Starting over

After disappointing 12th-place finish in 2006 Nextel Cup, Columbia native Carl Edwards has high hopes for 2007, beginning with today’s Daytona 500
Sunday, February 18, 2007 | 12:00 a.m. CST; updated 2:04 a.m. CDT, Sunday, July 20, 2008

Last year at this time, Carl Edwards was a media darling, gracing the cover of numerous NASCAR preview magazines, and was chosen by The Sporting News to win the 2006 Chase for the Nextel Cup.

But he didn’t meet expectations. Edwards, who entered the Nextel Cup series in August of 2004, struggled to a 12th-place finish after finishing third in 2005.

“If I had last year to do over, I think I would have made the Chase,” said Edwards, a Columbia native. “It’s the bad races that really hurt us.”

Edwards wasn’t alone. Tony Stewart, who won the 2005 Nextel Cup Championship, was 11th, and Greg Biffle, Edwards’ teammate who placed second in 2005 only because he had more wins than Edwards, finished 13th.

“I think this year will be pretty good. If you look at last year, the guys who were one, two, three a year before were 11, 12, 13,” said Edwards by cell phone from Daytona Beach, Fla., where he’s been preparing for today’s Daytona 500, in which he will start 14th.

“It just shows how competitive this series is.”

Fast forward a year, and Edwards is still a favorite of fans and the media — not to mention a romance novel heartthrob — thanks to his constant grin and congenial attitude. Although he’s again picked to make the Chase, the expectations have been tempered a little bit, and many magazines have him pegged for between fifth and 10th.

Fueling the hopes of returning to the Chase is the reunion of Edwards and crew chief Bob Osborne. Osborne and Edwards, who were together in 2005, were separated in April by car owner Jack Roush in an attempt to improve the performance of Edwards and teammate Jamie McMurray. The move didn’t go so well, with neither team winning a race and McMurray finishing a disappointing 25th. Roush returned Osborne to Edwards’ team with two races remaining last season.

“Bob’s a great guy; we’ve had a lot of success with him,” Edwards said.

Gone from Roush Racing in 2007 is former teammate Mark Martin, who was the elder statesman of the team. Martin, who wanted to scale back his involvement in Nextel Cup after driving full-time since 1988, will run a part-time schedule this season for Ginn Racing.

“Not having Mark there is a loss. Mark is an amazing guy and gives a lot of input to the team,” Edwards said.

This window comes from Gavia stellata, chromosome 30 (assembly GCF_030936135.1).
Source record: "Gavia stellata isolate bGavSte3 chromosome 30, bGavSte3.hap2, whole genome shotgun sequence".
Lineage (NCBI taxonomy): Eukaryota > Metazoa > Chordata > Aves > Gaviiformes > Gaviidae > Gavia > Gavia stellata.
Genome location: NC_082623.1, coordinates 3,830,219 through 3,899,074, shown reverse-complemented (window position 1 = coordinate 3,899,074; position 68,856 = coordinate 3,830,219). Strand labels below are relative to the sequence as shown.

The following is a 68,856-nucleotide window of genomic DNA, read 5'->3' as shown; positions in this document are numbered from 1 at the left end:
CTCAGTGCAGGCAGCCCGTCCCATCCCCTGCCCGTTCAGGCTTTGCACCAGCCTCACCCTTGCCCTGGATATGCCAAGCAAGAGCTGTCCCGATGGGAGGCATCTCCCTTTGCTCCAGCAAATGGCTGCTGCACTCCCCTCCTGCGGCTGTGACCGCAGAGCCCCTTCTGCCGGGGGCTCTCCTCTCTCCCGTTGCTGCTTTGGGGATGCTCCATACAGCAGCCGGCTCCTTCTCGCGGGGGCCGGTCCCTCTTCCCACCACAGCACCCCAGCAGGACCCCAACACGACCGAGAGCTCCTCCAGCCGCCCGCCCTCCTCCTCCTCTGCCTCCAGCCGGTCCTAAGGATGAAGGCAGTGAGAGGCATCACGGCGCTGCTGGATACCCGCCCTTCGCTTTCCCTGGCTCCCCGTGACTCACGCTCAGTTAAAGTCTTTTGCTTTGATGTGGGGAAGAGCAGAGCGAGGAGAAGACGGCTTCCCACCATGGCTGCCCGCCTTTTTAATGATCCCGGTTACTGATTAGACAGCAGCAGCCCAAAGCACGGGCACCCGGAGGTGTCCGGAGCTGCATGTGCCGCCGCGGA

Some thought that running a full schedule in the Busch Series, coupled with his Cup schedule for the second consecutive year, was his undoing in 2006.

Not so, said Edwards, who is again pulling double duty, meaning that he will run upwards of 71 races in 2007.

“I enjoy it. I wouldn’t trade last year’s race at Gateway. It was amazing. It was one of the best races, and it ranks right up there with my Nextel Cup wins,” Edwards said, “It’s probably the most excited I’ve ever been in a race car.”

Edwards figures to have a great shot at a Busch Series championship in 2007 after finishing second last season. Seven drivers who are Nextel Cup regulars and finished in the top 10 in the Busch Series last year will not be racing full-time in the series this year, including Kevin Harvick, who ran away with the title in 2006, finishing more than 800 points ahead of Edwards.

But, as last year proved, Edwards, who has won nine times in the past two Busch seasons, is aware that anything can happen.

“I feel pretty good about it, but you never know about racing,” Edwards said.

Between the two series, that gives fans 71 televised races to catch a glimpse of Edwards. If that’s not enough, they can also pick up a copy of “Speed Dating,” the NASCAR-themed Harlequin romance novel that Edwards appears in. A Harlequin press release touts Edwards’ role as a wise veteran “who teaches aspiring drivers the rules of the road.”

Edwards admitted that he was a little unsure of what to expect when Harlequin approached Roush Racing about his involvement with a possible NASCAR series of books, but he’s happy with the way the books turned out.

“It’s been a lot of fun now to realize how many women enjoy reading these and the idea of getting racing to them,” Edwards said with a laugh.

Even with his busy schedule, Edwards makes time to come back to Columbia during the week.

“I come back at least every other week. I travel to 40 to 50 cities a year, and Columbia is one of my favorite places to go,” Edwards said.

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